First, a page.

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Public Sex, Public Art

Added by GF Wahlquist on April 10 2010, at 7:06 pm
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  • It dawned on me yesterday that I hadn't looked at or even much thought about art since returning from New York to Los Angeles a few weeks ago, so in the effort to distract myself from another subject of study (by the way, if you're driving around with dope in your car, keep it in the trunk) I decided to take a walk around the corner and stop in at M+B in West Hollywood. (Side note: the vast majority of the shows M+B puts on are really solid, yet I rarely see them written up in either the Los Angeles press or in major art publications. What's up with that? Is it because they often show work that's not exactly new? Does the near hegemony of abstract photography and Pictures-esque examinations of the production and dissemination of images in this town scare people off from other photographic practices?)




    The gallery has mounted the first large scale exhibition of the work of Japanese photographer Kohei Yoshiyuki's "The Park". I've seen these pictures before at SFMOMA, but never so many of them in one place, and the show is a knockout. Yoshiyuki, with the aid of infrared film and a filtered flash, patrolled Chuo Park in Shinjuku in the early 1970s and (without the consent of the subjects, although consent on this score is a tricky proposition) photographed various denizens of Tokyo in flagrante delicto in the parks at night. The lurid activity going on is not exactly the focus of the pictures. Rather, Yoshiyuki frames the scenes in such a way that the real subjects are not the lovers themselves, but various observers and peepers, some masturbating, some not. In many images, the peepers become so bold as to actually reach out and touch those actually engaged in the sex acts, who seem not to mind at all.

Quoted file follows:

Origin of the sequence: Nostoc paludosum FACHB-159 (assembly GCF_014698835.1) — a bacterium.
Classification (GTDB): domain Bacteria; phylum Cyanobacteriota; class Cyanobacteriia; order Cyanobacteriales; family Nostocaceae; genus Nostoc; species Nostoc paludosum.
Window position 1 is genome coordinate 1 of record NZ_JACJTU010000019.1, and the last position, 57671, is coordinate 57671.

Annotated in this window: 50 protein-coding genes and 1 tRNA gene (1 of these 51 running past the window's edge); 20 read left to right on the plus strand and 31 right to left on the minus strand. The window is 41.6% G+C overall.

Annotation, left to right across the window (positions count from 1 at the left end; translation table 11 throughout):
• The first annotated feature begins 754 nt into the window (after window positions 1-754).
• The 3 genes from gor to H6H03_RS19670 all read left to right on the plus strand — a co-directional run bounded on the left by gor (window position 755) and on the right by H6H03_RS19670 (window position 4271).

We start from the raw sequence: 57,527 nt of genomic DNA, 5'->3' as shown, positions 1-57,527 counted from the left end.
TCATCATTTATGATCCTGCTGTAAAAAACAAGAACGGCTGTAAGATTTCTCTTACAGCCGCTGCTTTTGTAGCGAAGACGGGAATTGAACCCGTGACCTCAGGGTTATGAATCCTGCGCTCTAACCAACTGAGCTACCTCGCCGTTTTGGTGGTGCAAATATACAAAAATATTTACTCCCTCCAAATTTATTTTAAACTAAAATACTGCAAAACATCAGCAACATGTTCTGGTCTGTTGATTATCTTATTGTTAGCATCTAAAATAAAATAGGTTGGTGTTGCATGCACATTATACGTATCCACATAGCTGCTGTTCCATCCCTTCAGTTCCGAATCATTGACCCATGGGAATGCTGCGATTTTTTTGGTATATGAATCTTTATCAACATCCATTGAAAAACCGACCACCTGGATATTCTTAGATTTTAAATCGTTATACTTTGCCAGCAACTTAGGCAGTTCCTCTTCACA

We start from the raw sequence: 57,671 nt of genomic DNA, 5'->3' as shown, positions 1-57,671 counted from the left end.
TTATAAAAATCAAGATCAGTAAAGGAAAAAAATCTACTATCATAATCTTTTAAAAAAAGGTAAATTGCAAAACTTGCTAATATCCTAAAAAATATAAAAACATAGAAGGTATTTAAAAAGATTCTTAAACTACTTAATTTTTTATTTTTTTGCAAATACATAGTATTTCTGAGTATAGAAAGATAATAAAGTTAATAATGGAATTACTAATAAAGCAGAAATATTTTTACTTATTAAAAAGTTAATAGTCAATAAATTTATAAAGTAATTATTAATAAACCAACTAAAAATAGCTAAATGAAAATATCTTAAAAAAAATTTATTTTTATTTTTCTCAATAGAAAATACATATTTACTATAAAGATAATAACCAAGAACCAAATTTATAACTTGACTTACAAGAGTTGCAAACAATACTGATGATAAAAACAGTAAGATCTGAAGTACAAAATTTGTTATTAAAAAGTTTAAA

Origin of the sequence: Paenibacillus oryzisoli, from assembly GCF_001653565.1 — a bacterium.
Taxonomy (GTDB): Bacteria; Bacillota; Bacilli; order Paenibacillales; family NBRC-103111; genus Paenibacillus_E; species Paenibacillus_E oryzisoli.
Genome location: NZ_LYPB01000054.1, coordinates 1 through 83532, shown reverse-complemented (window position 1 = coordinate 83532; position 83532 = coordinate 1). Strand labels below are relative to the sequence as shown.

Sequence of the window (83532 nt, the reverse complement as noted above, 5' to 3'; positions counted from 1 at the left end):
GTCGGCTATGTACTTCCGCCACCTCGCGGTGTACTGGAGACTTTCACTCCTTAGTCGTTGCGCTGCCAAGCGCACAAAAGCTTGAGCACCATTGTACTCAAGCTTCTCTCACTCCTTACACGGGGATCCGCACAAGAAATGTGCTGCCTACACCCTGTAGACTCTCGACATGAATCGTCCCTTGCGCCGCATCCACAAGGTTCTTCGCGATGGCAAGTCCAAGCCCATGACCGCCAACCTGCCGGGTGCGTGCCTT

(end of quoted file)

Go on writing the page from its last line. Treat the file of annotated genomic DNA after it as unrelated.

(Untitled, Plate 31, 1971)





    As per the gallery's press release (and general critical consensus), the photographs implicate the viewer as yet just another peeper, meditating on the scophophilic nature of a great deal of photographic practice. The grainy, from-the-hip style of the pictures calls to mind Robert Frank, Weegee, and other key photographic figures of the mid-twentieth century. Yet there's a lot more going on in the work than consideration of tropes of photography (however interesting they may be), and that is where the real interest lies.








    (Untitled, Plate 59, 1979)